Thanks to an overhaul of legal cases that leave public defendants drowning in work, individuals charged with crimes are now drowning in court fees and facing jail time far more severe than is warranted.
Courts are scrambling to rake in defendants’ money by tacking on extra fees and charging interest, leaving people with lower incomes who are incapable of paying these inordinate amounts no choice but to compensate by accepting extensive jail time.
Public defenders in Missouri, Louisiana, Pennsylvania, and Kentucky have responded to modern avalanches of defendants in need of legal help by refusing to take on new clients. Louisiana especially struggles with funding crises thanks to the fact that most funding for their public defense comes from court fees and fines–an unreliable, mercurial source of income for a citizen’s legal right to a public attorney.
Numerous cases demonstrating these discrepancies between crime and punishment have been uncovered over the past year, like the case of Tom Barrett, who was sentenced to 12 months in prison for stealing one can of $2 beer after he couldn’t scrape together the money to pay court fees.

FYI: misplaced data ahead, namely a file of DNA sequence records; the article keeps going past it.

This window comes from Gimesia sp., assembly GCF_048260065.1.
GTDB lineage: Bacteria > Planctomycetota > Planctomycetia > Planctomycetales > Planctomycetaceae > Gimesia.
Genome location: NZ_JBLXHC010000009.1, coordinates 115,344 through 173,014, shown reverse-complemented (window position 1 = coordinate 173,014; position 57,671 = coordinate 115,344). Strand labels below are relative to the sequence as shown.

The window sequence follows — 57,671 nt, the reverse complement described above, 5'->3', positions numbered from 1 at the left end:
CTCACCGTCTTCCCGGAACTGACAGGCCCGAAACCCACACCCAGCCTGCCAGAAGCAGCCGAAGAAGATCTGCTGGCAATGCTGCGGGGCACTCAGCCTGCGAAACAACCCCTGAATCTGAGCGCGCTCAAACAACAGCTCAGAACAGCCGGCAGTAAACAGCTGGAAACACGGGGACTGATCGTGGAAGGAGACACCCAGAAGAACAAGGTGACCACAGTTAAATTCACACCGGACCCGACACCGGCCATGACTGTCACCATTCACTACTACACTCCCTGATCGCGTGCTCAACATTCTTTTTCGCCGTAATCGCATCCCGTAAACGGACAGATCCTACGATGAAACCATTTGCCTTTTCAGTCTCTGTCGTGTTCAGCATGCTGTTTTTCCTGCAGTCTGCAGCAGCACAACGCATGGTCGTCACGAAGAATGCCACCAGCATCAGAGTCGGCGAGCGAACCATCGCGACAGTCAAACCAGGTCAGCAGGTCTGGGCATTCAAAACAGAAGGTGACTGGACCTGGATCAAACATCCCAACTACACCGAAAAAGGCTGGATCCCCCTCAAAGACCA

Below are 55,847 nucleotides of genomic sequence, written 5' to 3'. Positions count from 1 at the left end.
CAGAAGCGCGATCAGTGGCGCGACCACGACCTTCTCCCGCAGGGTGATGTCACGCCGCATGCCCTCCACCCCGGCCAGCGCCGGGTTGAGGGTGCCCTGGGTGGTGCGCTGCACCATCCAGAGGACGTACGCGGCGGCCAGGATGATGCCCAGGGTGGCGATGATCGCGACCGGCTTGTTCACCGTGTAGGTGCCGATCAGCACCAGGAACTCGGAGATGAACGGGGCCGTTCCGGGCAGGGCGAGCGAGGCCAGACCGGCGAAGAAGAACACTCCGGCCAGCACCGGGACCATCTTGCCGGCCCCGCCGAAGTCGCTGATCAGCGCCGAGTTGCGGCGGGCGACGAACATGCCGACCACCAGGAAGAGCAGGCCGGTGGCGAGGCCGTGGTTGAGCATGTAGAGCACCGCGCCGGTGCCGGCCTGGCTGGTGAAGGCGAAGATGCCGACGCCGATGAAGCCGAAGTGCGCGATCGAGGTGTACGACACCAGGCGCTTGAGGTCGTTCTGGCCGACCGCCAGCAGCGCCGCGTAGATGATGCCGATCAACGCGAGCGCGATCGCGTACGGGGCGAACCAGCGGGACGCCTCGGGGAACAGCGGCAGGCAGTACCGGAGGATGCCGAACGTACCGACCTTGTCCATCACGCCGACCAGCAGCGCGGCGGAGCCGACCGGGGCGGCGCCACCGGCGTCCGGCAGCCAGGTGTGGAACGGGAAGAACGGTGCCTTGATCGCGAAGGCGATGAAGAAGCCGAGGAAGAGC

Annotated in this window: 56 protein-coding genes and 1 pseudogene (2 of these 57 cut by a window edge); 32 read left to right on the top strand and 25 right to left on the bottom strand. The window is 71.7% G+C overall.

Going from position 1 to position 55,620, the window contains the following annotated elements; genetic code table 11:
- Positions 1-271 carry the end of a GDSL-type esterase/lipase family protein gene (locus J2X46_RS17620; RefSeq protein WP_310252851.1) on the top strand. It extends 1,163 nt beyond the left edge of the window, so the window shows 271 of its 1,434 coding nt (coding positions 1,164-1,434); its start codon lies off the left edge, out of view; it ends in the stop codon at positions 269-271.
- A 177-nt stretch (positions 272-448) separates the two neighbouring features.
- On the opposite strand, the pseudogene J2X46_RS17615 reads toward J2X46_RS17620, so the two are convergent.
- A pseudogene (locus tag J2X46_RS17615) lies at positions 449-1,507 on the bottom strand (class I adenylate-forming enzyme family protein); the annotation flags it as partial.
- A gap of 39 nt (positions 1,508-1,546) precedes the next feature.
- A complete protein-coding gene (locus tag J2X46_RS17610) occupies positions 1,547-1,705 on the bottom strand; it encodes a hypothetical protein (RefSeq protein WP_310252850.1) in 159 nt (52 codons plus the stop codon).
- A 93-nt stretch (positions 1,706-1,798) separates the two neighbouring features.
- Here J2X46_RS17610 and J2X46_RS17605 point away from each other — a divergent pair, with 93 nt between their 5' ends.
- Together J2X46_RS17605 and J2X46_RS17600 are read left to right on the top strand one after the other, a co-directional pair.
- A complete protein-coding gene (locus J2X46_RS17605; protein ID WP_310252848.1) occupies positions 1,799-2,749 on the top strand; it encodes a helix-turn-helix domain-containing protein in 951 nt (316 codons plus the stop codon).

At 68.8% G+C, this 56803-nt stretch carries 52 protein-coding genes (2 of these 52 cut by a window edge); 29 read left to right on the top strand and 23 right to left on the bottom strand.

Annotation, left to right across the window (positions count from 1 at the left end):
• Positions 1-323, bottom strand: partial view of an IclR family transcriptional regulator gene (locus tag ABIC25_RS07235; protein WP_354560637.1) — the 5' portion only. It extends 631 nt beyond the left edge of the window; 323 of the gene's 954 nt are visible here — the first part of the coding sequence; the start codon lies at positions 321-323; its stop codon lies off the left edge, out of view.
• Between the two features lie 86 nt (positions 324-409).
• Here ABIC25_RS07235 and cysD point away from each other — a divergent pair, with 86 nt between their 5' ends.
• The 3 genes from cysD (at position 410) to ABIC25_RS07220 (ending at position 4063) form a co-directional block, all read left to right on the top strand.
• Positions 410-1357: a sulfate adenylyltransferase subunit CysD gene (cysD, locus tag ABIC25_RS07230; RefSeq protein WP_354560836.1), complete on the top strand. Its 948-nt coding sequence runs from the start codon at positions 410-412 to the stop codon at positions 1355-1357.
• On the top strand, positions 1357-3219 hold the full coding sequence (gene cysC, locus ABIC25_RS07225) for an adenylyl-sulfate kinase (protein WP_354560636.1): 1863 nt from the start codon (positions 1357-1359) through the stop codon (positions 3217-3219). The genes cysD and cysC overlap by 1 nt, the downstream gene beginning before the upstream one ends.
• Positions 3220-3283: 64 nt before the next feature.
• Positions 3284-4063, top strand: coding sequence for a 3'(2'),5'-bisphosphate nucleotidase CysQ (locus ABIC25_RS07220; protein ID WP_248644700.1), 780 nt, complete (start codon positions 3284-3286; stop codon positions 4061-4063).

Other eyebrow-raising cases include that of 19-year-old Kyle Dewitt, who caught a fish out-of-season and was sentenced to three days in prison; and Iraq war veteran Stephen Papa, who spent 22 days in jail for public intoxication because the $25 he had to his name couldn’t cover the cost of court fees.
In these cases, the jail-time punishment is not a direct persecution for the original crime; rather, it is a manufactured, mandatory alternative for poorer defendants without the means to support themselves, let alone pay court fees. As a result, modern inmates are persecuted minorities, mentally ill individuals, and lower-class citizens, all of whom have no financial option but to accept jail time as an alternative to these inflated court fees.
In states like Louisiana, public defenders and prosecutors have incentive to push for inordinate fines and court fees; without this income, the public defense system loses its funding, and the system’s foundation collapses. Similar issues also reach the national level, as well, with 41 states that can charge room and board for jail and prison stays, 44 states that can bill offenders for their own probation and parole supervision, and 43 states, plus the District of Columbia, where it’s legal to bill defendants for their public defender.
These modern legal and fiscal discrepancies are giving lower-class citizens incentives to skip hiring an attorney altogether, leaving their legal fate in their own hands, or else carry around years’ worth of debt from court-appointed lawyers. Without a redesign of these legal structures that allow for punishment alternatives that leave money out of the equation–like court-mandated community service, for example–incarceration rates and personal debt will only increase among citizens with lower incomes who find themselves in U.S. courtrooms.